In my America, the HR departments of corporate America would be replaced by the Major League Baseball Player's Association. A neutral third party that has no idea how much time I spend drawing Spider-Man busts and looking at Facebook each day is far more suited than my boss to decide my yearly salary.
If the Democrats really want to build a massive middle-class (and stick it to money-grubbing corporations that pay peanuts) they should forget about raising the minimum wage and take a lesson from the MLB, thrusting impoverished Americans into the beautifully chaotic world of "salary arbitration."
In this professional's wet dream of bargaining power, a major leaguer with two years of service, however mediocre and undeserved, gets to play a socialist game of "Deal or No Deal," against the team's front office (without knowing what deal they're turning down to begin with.)
Management writes down a number, the player writes down a number and a third party decides which one is less ridiculous. There is no compromise and no middle-ground - it is one or the other.
So what if after two years of work, you could match wits with your employer in a financial game of "chicken," like they do in the Majors?
After a lengthy conversation with their family and co-workers, each man and woman would have to take a genuine look at the worth of their work (and indeed, their existence), and decide in finite dollars and cents how worthwhile they are as a human being. It would be the greatest (and possibly most depressing) motivational tool in history. After an initial suicide epidemic, animosity between employer and employed would dissipate, underappreciated nobody's would find their worth, and upper management - yes, their time will come too - will have to make some shit up to convince the arbitrator they actually do something.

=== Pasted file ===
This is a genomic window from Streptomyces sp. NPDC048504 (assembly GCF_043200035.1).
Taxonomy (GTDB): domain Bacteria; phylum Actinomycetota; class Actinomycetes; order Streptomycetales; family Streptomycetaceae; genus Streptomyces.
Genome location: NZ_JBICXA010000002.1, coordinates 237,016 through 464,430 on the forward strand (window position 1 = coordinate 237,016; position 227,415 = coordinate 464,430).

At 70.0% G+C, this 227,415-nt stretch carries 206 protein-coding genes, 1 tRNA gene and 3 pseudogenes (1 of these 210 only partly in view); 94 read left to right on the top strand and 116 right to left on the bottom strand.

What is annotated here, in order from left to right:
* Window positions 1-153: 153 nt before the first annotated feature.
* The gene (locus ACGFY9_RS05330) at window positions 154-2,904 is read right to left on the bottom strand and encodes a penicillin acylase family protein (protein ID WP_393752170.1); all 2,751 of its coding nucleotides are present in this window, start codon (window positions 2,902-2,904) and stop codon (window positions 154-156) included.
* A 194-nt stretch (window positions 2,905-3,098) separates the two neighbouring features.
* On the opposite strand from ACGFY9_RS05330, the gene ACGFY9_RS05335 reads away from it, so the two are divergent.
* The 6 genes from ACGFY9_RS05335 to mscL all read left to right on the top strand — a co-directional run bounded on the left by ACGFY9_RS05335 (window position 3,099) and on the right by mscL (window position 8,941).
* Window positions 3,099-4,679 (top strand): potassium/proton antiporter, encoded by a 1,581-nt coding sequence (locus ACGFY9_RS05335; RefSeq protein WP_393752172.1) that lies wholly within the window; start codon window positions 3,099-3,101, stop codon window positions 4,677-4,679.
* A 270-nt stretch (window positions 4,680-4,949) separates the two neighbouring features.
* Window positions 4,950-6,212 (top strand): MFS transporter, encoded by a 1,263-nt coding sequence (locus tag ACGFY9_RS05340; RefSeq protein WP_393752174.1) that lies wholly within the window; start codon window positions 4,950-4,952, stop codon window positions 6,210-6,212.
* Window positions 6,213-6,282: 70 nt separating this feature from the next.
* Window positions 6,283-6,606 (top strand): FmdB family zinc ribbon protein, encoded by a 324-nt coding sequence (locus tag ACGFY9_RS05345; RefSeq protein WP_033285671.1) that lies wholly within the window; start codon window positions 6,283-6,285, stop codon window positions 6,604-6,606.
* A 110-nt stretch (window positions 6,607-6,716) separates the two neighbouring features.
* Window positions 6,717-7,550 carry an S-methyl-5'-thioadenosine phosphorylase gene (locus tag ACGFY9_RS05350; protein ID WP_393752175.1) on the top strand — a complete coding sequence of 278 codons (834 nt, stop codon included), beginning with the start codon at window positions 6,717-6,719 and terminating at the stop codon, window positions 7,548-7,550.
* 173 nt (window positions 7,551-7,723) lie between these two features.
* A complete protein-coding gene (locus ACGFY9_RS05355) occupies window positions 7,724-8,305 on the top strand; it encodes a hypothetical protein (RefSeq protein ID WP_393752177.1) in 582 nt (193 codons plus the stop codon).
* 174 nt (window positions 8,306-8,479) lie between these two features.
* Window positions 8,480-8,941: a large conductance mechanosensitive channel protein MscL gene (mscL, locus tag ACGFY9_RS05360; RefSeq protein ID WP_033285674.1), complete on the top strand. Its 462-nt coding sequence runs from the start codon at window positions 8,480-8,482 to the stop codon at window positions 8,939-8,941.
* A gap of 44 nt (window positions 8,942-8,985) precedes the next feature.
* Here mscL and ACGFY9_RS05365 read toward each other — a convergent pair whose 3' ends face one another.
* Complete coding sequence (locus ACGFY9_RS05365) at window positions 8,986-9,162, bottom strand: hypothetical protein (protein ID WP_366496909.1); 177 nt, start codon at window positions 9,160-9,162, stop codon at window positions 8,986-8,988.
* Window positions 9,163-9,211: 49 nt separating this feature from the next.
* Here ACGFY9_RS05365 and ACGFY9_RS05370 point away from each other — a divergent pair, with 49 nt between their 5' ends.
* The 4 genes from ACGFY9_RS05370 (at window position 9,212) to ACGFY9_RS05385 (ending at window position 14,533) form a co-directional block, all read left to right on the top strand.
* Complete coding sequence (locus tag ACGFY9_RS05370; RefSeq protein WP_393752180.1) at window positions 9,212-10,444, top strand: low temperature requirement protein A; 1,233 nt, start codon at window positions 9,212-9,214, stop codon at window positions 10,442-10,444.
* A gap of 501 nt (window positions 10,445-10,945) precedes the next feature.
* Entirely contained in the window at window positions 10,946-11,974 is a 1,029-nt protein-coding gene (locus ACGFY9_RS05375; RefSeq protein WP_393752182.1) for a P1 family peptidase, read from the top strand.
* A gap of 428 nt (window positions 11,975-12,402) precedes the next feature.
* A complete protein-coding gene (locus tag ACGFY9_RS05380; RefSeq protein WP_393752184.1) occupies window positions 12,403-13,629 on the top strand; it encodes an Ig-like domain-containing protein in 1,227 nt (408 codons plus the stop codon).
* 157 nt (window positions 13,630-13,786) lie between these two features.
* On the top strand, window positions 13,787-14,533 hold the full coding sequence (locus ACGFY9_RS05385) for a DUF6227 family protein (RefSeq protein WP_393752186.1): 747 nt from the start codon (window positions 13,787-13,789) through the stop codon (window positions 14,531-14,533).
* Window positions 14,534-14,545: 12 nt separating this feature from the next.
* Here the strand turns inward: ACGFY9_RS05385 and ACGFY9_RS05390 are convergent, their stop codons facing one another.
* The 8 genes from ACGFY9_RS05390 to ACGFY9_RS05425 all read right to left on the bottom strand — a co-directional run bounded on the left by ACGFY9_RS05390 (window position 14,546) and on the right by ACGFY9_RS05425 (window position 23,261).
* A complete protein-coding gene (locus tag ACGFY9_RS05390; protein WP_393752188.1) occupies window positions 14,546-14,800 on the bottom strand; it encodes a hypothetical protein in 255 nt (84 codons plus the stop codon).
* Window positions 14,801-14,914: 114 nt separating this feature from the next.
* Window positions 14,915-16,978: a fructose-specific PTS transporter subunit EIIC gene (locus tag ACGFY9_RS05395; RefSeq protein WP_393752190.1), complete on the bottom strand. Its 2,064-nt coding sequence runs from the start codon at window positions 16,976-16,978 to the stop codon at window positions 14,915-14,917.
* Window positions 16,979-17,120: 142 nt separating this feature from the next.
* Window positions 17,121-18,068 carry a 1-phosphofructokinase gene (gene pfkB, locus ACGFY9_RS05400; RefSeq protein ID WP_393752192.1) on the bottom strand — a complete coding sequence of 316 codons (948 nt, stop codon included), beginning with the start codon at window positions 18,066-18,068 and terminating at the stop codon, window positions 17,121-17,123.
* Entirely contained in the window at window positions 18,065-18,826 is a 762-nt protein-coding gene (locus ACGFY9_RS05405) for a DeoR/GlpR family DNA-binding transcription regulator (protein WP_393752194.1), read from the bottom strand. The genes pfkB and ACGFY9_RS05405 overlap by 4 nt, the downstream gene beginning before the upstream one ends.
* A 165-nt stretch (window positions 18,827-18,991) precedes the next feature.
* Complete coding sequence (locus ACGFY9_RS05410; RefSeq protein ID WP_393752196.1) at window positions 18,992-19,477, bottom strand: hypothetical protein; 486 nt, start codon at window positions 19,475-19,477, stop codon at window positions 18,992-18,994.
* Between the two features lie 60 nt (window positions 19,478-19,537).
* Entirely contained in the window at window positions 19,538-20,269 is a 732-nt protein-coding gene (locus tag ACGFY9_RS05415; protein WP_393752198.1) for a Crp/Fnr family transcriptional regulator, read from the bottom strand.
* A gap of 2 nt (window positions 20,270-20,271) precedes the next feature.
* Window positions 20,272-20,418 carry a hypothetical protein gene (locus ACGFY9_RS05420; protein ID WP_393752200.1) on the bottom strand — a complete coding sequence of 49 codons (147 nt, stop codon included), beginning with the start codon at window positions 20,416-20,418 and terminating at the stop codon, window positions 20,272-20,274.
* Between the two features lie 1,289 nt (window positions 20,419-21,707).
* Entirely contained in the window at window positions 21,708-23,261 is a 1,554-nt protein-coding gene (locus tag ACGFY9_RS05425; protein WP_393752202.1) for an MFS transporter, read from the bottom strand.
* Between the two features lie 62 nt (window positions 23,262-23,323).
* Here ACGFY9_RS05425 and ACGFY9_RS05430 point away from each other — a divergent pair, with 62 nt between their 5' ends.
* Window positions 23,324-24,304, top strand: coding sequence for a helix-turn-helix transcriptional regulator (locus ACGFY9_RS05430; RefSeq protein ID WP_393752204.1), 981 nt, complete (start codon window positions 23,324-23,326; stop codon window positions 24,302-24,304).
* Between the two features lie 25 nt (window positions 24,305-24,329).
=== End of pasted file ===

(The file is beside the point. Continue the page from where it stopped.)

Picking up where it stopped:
Yearly performance reviews would take four minutes, and job turnover rates would bottom out, because the arbitrators are omniscient and would know exactly what someone doing your same work at another company gets paid. Milton Bradley (the gaming enterprise, not the bat-shit insane Cubs outfielder) should buy up rights to the board game…it would be like Risk, but instead of gambling with dice-rolls you gamble on your opponents naiveté.
MLB arbitrators take into account a player's tenure, numbers, durability, productivity, and potential, and then run those numbers against other salaries around the league to decide what the player is worth. E.g., if a player hits 2.75, and demands $10 million, but the team offers $4 million, and the majority of 2.75 hitters around the league are making $7.1 Million… than the player gets his $10 mil. That's a simplistic explanation, but you get the idea.
Conversely, if a young writer gives free copy to an alt-newsweekly blog, and demands $20/year, and the alt-weekly counter-offers with 1 ham sandwich/year - the writer would sit down with the arbitrator in his room temperature, neutrally pastel-colored office, the arbitrator would consider the quality of his writing… and award him the ham sandwich. Win/win.
Roberts in ‘012